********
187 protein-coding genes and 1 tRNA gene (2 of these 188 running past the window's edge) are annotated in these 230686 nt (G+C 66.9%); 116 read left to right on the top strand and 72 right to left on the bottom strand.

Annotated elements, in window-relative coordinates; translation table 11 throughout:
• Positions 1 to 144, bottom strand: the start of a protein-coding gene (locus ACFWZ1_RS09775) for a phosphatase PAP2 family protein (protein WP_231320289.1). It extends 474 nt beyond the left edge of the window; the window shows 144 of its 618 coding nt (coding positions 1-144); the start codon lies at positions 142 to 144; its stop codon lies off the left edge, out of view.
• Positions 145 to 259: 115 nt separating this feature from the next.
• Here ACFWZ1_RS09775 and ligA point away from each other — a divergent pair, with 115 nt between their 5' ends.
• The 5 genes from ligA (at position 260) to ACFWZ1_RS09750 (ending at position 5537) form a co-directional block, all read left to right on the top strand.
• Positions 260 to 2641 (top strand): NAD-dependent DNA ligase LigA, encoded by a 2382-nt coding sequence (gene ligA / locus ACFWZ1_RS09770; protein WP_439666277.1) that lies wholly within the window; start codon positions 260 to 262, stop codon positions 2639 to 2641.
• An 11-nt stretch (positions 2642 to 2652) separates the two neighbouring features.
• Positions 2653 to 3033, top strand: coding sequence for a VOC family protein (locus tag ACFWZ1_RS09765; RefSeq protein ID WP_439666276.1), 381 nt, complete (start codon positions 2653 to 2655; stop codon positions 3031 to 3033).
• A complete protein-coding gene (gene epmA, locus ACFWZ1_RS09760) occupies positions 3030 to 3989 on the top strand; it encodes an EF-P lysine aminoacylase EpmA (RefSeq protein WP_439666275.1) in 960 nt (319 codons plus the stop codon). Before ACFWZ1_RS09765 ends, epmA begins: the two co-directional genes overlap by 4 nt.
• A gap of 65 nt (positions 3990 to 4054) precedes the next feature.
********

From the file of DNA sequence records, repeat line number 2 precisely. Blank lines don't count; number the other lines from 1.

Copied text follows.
Annotated elements, in window-relative coordinates; translation table 11 throughout: